Expressing potential in Japanese isn't easy. There are many ways not exactly the same to do this, and there are restrictions on these phrases that don't exist for the English "can". In Japanese, the potential is intertwined with the concept of volition and favorability. This, not surprisingly, affects the grammar.
Normally, the potential form (可能形), is created with the auxiliary ～られる after the 未然形 for 一段 verbs and 来る. This is because a potential phrase is not something that has been done. 五段 verbs have unique potential forms. Because their origin is slightly unknown despite being so recent in origin, drop -u and add -eru and you're done! する is irregular and complicated. So, we will avoid it in this lesson.
The direct object of a potential sentence is treated as the subject of an intransitive verb. The object is still the object. が and を, though, may mark the object. There are rules behind it, but for now, we will use them interchangeably.
|五段||行く||行かれる → 行ける||行けた||行けない||行けなかった|
Part of Speech Note:For adjectives, ～られる attaches to the 未然形 of いる and いる then attaches to the 連用形 of an adjective. However, showing potential of a state with adjectives is uncommon.
Can you write Kanji?
It can't be helped, but I can't go to the park tomorrow.
Can you read a Japanese book?
Is this mushroom edible?
It's just luck that I was able to succeed at the company.
The story is too good to be true.
Can I walk there?
8. いくつまで数えられるのか。(Somewhat rude; a sense of doubt is portrayed)
How far can you count to?
Can you ride a bicycle?
Birds can fly.
Literally: Birds can fly through the sky.
You can't take Japanese at my school.
I have work tomorrow. So, I can't go.
Because we lost contact with him, we worried whether he would come back home.
I didn't have money, so I couldn't ride the bus.
Can you play the piano?
Can you come next Friday?
Our baby can already waddle around.
Can I send a fax?
Idiomatic: That's exactly it.
Word Note: See that いえる, aside from literally mean "can say", can also be used idiomatically.
20. 将棋では勝てる。 (Contrasting)
I can win at shogi.
Word Note: 将棋 is Japanese chess.
Liquor? Yes, you can drink it.
Meaning Note: In the above sentence, the potential is used in showing permission. Or, depending on context, it may refer to the liquor in question being safe to drink.
Can I drink this water?
Meaning Note: This isn't asking about the ability to drink water. Rather, it's about whether it's OK. The water could be dirty. People can still drink dirty water, but should they is the question.
Where can I park my car?
Money cannot pay for lost time.
連用形 + は+ しない is like a strong "won't" in the sense of not being able to do something.
Nobody's key will work.
Verb ＋ に ＋ Negative Potential Verb
This is an emphatic pattern used to show that even when you want to do something, you can't.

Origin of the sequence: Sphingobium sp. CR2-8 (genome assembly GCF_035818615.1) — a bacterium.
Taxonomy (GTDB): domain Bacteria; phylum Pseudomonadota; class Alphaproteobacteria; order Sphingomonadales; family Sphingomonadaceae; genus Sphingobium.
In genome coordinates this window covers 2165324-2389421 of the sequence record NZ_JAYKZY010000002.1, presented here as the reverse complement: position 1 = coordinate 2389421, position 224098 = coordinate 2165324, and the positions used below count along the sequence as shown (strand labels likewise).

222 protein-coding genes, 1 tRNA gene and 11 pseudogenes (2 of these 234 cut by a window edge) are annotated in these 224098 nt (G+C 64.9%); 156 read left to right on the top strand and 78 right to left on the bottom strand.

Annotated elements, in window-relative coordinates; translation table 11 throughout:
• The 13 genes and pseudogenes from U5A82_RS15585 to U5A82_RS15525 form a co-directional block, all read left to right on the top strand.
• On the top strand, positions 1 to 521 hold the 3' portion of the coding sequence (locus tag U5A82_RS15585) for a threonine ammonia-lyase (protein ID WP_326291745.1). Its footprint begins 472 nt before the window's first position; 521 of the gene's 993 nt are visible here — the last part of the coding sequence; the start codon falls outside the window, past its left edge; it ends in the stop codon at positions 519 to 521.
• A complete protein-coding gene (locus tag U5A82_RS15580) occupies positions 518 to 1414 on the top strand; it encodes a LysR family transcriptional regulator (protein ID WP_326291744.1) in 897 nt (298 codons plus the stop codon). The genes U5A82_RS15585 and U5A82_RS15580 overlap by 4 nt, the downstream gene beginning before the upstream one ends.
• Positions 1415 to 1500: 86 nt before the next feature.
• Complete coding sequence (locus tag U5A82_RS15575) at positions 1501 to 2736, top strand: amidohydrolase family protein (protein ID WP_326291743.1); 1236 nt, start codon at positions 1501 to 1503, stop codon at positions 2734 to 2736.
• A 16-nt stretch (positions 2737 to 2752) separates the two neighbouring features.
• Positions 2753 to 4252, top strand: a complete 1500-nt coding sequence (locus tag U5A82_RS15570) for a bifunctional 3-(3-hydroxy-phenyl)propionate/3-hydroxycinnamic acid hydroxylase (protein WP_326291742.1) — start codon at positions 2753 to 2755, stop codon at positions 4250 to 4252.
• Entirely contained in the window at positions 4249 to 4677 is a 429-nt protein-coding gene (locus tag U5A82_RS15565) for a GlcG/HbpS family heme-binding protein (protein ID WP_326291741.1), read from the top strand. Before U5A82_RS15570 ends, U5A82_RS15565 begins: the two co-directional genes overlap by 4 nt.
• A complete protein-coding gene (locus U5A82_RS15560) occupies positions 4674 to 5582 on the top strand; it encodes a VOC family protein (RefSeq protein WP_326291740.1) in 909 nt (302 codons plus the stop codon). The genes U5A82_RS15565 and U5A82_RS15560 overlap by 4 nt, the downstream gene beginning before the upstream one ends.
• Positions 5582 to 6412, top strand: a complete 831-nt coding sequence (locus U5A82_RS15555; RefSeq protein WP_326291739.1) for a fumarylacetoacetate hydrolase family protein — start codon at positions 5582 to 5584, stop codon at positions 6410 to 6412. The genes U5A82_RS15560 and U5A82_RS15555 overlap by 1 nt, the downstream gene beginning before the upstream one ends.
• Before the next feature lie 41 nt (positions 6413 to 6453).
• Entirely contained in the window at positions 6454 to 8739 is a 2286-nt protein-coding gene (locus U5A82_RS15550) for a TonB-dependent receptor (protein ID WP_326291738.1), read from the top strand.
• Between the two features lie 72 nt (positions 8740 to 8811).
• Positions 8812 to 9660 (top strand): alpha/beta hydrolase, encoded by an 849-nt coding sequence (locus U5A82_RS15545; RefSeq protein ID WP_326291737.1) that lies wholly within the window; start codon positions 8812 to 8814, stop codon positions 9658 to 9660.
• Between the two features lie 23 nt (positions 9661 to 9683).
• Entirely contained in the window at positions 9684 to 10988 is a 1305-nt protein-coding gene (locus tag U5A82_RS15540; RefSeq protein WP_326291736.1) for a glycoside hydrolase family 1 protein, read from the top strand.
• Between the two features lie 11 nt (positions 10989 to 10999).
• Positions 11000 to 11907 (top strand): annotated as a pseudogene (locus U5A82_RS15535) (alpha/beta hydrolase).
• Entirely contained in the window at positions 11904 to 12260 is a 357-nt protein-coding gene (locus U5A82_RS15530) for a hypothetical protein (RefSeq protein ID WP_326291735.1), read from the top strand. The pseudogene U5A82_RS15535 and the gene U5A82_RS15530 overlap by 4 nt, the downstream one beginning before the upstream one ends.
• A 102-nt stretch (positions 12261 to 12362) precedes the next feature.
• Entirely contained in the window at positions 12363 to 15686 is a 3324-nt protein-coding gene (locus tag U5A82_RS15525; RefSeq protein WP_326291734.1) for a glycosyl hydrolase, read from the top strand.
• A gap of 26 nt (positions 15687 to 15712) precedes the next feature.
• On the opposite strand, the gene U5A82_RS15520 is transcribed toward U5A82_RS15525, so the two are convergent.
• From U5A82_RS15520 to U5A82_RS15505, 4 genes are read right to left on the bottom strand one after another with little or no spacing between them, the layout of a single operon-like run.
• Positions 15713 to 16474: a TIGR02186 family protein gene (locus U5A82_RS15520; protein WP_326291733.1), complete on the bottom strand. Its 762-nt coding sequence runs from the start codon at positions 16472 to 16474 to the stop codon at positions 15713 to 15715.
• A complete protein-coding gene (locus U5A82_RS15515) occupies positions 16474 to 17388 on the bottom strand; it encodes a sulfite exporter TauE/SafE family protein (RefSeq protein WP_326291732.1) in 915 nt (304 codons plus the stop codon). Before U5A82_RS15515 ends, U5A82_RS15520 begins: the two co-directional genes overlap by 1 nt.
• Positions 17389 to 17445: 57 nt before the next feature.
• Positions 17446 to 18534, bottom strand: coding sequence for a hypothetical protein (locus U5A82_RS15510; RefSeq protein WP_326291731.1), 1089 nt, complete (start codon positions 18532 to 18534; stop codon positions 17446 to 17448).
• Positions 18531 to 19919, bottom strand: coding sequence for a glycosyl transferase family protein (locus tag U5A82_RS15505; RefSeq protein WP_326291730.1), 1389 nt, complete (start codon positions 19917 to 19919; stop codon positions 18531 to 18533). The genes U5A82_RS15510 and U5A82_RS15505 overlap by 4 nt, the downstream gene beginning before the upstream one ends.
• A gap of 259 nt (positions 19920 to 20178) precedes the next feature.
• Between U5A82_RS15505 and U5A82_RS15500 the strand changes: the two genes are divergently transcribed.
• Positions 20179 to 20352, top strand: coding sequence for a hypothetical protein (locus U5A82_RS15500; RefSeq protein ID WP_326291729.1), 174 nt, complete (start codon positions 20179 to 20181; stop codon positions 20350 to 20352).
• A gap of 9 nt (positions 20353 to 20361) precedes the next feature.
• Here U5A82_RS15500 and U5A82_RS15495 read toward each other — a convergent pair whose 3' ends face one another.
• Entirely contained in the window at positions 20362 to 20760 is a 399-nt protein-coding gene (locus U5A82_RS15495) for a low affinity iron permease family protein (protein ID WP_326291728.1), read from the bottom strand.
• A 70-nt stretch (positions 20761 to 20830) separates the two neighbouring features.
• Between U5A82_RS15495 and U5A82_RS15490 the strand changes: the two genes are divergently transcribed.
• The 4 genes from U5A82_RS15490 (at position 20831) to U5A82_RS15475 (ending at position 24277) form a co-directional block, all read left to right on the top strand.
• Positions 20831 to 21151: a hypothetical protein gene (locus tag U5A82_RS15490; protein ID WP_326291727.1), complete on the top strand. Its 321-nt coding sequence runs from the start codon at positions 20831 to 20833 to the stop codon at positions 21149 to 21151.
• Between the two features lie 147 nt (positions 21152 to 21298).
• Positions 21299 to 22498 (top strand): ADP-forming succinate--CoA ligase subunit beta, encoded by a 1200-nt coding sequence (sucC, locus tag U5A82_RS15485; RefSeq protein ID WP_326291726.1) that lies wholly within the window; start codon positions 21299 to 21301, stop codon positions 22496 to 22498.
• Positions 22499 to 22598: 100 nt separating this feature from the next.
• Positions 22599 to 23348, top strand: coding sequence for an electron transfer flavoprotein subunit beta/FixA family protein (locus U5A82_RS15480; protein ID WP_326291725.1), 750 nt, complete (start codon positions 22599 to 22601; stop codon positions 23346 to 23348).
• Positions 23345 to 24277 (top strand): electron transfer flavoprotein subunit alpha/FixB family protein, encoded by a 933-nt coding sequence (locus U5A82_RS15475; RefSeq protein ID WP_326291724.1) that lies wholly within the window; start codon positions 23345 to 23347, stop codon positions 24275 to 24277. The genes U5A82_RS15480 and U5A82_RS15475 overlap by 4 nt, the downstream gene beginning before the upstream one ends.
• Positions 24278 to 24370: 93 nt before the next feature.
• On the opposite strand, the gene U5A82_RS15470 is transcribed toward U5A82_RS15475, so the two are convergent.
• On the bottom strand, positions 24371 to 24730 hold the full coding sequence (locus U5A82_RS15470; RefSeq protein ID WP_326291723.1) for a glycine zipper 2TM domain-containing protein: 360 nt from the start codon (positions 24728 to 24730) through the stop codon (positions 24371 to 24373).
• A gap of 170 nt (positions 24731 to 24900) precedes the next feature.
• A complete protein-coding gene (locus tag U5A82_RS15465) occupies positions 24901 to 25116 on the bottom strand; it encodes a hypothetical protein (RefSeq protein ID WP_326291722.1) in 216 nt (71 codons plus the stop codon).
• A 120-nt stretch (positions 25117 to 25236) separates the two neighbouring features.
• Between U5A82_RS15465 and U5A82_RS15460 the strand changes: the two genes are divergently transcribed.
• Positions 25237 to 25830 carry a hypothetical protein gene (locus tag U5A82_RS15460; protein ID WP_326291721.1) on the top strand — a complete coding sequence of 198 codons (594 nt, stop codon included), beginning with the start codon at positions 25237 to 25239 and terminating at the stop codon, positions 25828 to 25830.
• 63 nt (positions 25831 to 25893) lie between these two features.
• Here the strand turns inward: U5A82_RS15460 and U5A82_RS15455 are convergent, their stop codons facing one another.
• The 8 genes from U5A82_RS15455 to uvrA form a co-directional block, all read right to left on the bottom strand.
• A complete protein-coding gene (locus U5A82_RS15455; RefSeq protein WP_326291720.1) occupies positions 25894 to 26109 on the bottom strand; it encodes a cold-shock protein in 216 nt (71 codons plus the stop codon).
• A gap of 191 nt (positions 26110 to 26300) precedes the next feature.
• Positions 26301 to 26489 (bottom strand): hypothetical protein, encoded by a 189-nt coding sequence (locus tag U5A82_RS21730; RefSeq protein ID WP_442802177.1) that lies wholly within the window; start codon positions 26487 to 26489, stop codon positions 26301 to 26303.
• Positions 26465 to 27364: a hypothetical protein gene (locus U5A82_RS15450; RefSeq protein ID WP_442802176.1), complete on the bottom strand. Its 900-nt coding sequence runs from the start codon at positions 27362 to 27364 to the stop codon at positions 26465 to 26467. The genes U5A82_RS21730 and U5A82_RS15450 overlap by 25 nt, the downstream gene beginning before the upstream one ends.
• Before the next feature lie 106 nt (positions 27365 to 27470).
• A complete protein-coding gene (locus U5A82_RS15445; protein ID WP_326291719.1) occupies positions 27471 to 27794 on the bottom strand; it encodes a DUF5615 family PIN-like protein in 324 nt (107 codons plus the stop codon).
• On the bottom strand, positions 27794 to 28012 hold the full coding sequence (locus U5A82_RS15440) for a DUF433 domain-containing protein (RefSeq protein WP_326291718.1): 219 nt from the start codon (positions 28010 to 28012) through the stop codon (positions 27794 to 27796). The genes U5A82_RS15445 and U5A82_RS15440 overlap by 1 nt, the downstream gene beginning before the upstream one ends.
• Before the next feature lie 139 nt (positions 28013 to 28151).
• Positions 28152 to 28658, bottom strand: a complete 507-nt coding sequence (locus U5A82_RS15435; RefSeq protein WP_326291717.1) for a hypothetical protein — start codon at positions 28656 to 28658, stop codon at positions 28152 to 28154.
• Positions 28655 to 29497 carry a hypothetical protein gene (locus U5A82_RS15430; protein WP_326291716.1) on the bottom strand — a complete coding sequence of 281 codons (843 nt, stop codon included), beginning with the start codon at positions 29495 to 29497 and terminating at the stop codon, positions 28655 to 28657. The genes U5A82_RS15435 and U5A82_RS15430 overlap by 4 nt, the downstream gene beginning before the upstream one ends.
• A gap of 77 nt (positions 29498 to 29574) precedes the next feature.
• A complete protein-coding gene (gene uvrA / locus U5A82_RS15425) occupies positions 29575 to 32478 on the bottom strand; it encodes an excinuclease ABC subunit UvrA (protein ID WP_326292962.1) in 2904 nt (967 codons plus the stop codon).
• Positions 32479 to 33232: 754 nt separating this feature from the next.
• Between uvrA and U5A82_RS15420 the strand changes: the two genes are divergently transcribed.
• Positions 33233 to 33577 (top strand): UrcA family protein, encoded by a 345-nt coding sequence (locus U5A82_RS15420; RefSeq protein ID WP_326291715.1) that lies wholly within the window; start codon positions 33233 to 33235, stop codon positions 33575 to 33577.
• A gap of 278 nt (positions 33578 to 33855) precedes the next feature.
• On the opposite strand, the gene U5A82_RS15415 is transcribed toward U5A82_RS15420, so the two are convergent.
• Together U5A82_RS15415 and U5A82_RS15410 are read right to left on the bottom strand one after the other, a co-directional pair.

The snow piled up, and we were unable to go out (though we wanted to).
The storm is so strong that I can't even go.
More Verbs in the Potential
| Can go home||帰られる|| Can swim||泳げる|
| Can die||死ねる|| Can buy||買える|
| Can drink||飲める|| Can wait||待てる|
|Can take||取れる||Can sing||歌える|
Verbs that Cannot Have Potentials
Non-volitional verbs cannot have potential forms. This includes verbs of natural phenomenon like 降る, 光る, 流れる, and 凍る, those concerning human emotion and physiology (痛む, 痺れる (to be paralyzed), 羨む (to be jealous), any verbs that end in ある (as they have no volition), and any pattern that has no control involved like phrases with つく and いく such as 想像がつく (one can imagine) and 納得がいく (to accept as valid).
Notice that these are all intransitive verbs. However, it’s not to say that all intransitive verbs don't have potential forms. Think of motion verbs like 走る, 行く, 帰る, 戻る, 来る, etc. All of these have potentials because volition is involved in their meanings.
Set Phrase Note: あられる, the potential of ある, does happen to exist in the phrase あられもない, which means "impossible". As this is the case, it doesn't contradict what has been said above because there is no volition in impossibility.
とても in a negative sentence means "can't possibly".
I can't possibly buy something like that!
I can't possibly completely swim (that distance).
なかなか in a negative sentence means "not easily/by no means". It's used a lot with potential expressions.
There are a lot of students that are troubled at not being able to quite memorize Kanji, aren't there?
Since I couldn't easily sleep last night, today I really want to sleep and can't stand it.
I'm troubled that I can't seem to do my homework.
There are a lot of people that can't quite quit smoking even though they know that tobacco is bad.
I was troubled because I couldn't quite sleep due to jet lag.